11 Jul AutoCAD Elevations, Thompson Island Adventures, and Latino Heritage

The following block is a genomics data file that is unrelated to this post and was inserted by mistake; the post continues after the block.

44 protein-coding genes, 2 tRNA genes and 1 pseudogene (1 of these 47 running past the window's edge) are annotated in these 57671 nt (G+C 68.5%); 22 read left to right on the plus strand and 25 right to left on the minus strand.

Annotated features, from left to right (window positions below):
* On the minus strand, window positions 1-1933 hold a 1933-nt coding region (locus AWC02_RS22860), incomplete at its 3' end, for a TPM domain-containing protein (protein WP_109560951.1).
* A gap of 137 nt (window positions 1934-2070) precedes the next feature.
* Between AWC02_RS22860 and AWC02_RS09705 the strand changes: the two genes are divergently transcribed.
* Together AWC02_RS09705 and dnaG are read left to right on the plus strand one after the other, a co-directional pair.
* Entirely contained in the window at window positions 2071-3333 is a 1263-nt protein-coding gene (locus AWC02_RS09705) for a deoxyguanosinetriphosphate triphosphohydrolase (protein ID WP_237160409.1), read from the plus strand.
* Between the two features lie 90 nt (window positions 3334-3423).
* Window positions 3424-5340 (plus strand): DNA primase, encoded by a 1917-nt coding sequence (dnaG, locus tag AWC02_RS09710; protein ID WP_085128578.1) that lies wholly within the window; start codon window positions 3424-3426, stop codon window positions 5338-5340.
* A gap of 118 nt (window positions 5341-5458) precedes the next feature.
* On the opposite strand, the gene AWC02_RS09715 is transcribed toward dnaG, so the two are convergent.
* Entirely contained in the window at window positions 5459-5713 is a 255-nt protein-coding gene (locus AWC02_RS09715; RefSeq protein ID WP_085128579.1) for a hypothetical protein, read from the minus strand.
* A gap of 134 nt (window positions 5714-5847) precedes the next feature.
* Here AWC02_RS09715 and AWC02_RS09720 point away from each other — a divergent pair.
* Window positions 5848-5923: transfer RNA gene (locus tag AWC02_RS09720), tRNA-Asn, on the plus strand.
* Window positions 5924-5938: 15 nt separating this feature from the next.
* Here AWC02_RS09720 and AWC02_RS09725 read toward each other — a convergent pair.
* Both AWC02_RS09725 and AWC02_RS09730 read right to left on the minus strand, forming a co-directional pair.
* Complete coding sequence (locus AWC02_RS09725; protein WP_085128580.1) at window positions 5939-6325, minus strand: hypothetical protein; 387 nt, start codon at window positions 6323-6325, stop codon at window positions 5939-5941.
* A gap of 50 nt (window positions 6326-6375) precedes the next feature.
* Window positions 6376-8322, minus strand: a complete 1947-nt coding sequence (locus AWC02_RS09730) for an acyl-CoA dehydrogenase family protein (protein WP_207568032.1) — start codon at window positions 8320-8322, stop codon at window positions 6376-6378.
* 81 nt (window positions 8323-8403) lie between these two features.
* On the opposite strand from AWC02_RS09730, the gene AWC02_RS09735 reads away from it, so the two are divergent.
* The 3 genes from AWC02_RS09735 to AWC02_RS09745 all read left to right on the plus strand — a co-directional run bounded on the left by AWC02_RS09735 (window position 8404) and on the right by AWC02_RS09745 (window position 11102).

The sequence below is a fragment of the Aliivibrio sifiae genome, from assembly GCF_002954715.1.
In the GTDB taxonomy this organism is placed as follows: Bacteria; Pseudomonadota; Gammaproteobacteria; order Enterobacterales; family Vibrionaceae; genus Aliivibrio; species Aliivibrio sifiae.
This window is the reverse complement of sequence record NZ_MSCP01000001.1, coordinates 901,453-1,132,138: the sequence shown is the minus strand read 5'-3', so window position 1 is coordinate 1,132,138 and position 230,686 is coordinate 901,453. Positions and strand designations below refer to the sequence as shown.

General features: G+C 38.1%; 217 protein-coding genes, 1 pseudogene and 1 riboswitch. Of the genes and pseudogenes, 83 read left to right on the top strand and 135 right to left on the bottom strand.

Happy to report that I just received my ID card and NPS email, so I’m super pumped to be officially part of the team here at the OCLP for the summer! This week has been filled with working on the CACO project and site visits, and I’ve come to realize that the rest of my time with the OCLP is going to fly by. I love being busy – it keeps me curious, inquisitive, and insightful – and I really enjoy the responsibility that the OCLP has given myself and the other OCLP with our respective projects. As I mentioned last blog post, I’m wearing a lot of different hats for my work on the mid-century-houses in Cape Cod. I am researching to write the Annotated Chronology and the Existing Conditions documents along with site mapping on AutoCAD. I have additionally begun this week to create AutoCAD drawings for the Kuhn House elevations. I began this at the beginning of the week, and the process has already been quite rewarding. I came to the OCLP with an elementary understanding of AutoCAD, and I really feel that I learn new features of and get better at the computer program with each passing day. What I find exciting and rewarding about these elevations is that they are undocumented. Thus, as Tim Layton mentioned to me, these elevations are quite important because if a natural disaster (think nor’easter, snow storm, or hurricane) were to destroy the house, these measured drawings will be the only living records and documentation of the elevations. Woah, that’s a lot of pressure for a DTP OCLP intern to handle in in his fifth week, but I can handle it! The process has been going smoothly for creating the precise, accurate elevations thus far, and I’ve just about finished this week the East elevation of the house. The detailing of the windows and their trimmings has been complicated, but the whole DTP team did a terrific job of measuring and recording notes. I really enjoy the satisfaction I get when I see the drawing coming to life on AutoCAD from the measurements on paper and the actual photographs taken. I even got advice from Millan Galland, a historical architect for the National Park Service I met when the DTP team visited the Historic Architecture, Conservation, and Engineering (HACE) office in Lowell yesterday. In meeting with Millan, I received great advice and information on creating scaled, measured drawings that will definitely help with the Kuhn House elevations. Millan himself created beautiful hand drawn plans, elevations, and sections for Nauset Lighthouse in Cape Cod, so this meeting also gave me a deep sense of appreciation for architects and landscape architects who are able to create masterful hand drawn work. This past Wednesday on July 6th, Jenna, Angelina, Elliot, and I went to Thompson Island, which is part of the Boston Harbor Islands National Recreation Area. Our trip was with the Green Ambassadors, which is a three-year summer program that is part of the Thompson Island Outward Bound Education Center and in partnership with the National Park Service. Jenna and Angelina had been working the past few weeks to create a presentation on landscape architecture and an outdoor activity for the Green Ambassadors to investigate the Thompson Island site. The Green Ambassadors will be designing and building a structural feature for Thompson Island which I think is a really great summer experience and one I wish I could have had as a high schooler! Be sure to check out Jenna’s and Angelina’s blogs as they’ve written more extensively on our visit, but I feel I should state how fortunate I feel to have joined the visit, presentation, and activity. I documented the work Jenna and Angelina had been working on by shooting film and taking pictures. Additionally, as somebody who was not a part of planning the project with them, I really can appreciate how they presented what the nature of landscape architecture is and how it relates to the work of the OCLP. Getting a diverse variety of perspectives on features and characteristics of a site really provides the most important types of analyses and understandings for the site. I do not have many new updates about Latino Conservation Week at this moment. The date and time has been set for the event, which will be at the Northeastern University Archives and Special Collections Department on Friday July 22nd from 10a-12p. I have received permission to use the logos on the poster, so I am happy that I can post the picture of the poster I created! I am still working out how best to document our visit to the archives. I will definitely be taking a lot of pictures, and I plan to film the event to give a sense of what our time at the archives is like. I would like to address that the planning I have been doing for LCW, in addition to the LHIP webinars, has really got me thinking about my own identification as a Latino in the United States. I am really thankful for these LHIP webinars that Rodrigo and Jessica organize because they 1). keep the LHIP interns in the loop about what is going on with other LHIP interns and within the National Park Service, 2). create meaningful, thoughtful discussions on Latinx culture within the United States, and 3). make us LHIP interns consider and reconsider our own role within the group and our respective NPS summer sites. In regard to my personal identification as a Latino, I am a twenty-two-year-old American-Chilean with light skin who has grown up in the Boston area for my whole life. My mother is from Texas, and my Father is from Chile. My first language is English, and I identify as both Caucasian and Latino. I have family in Chile with whom I am in regular contact, I have visited the country numerous times, and I do feel comfortable reading and conversing in Spanish with it being my second language. I used to know just about every word to Aventura in high school, I follow every game of the Chilean national soccer team, and my Yaya would always make me feel better with Sana sana colita de rana. I identify my Latino heritage and culture as related to my father, which is a complicated identification as he came to the United States as a refugee from the Chilean Dictatorship of Pinochet in the mid-1970s. As I myself have learned both from my father’s stories and from visiting the country, the Chile in which he grew up in the 1950s-1960s and left in the 1970s is quite different than contemporary Chile. Like the case with many Latin American countries, the ever-changing political, socioeconomic, and cultural climate of the country makes it difficult for its own citizens to develop a “permanent” sense of home, thus facilitating an ever-present sense of nostalgia among residents and emigrants. I believe this type of feeling can permeate to the later generations of Latin Americans regardless if they are in Latin American countries or elsewhere in the world. Thus, as the son of a Chilean immigrant to the United States who considers himself both Caucasian and Latino, I think about heritage and culture a great deal. I still stay up to date with Chilean current events, and I love the Spanish language, which I learned from my father growing up, several classes in high school, and traveling / living abroad. Speaking comes back a little more slowly when in the US if I haven’t spoken in a while, but I quickly try to grasp the vocab and language structure again when traveling or speaking with somebody else. There’s a lot in this blog post about the CACO project, OCLP adventures, and importance of recognizing heritage and culture. As I hope is evident, I’ve really been enjoying my time at the OCLP through LHIP, and I am excited to keep working away!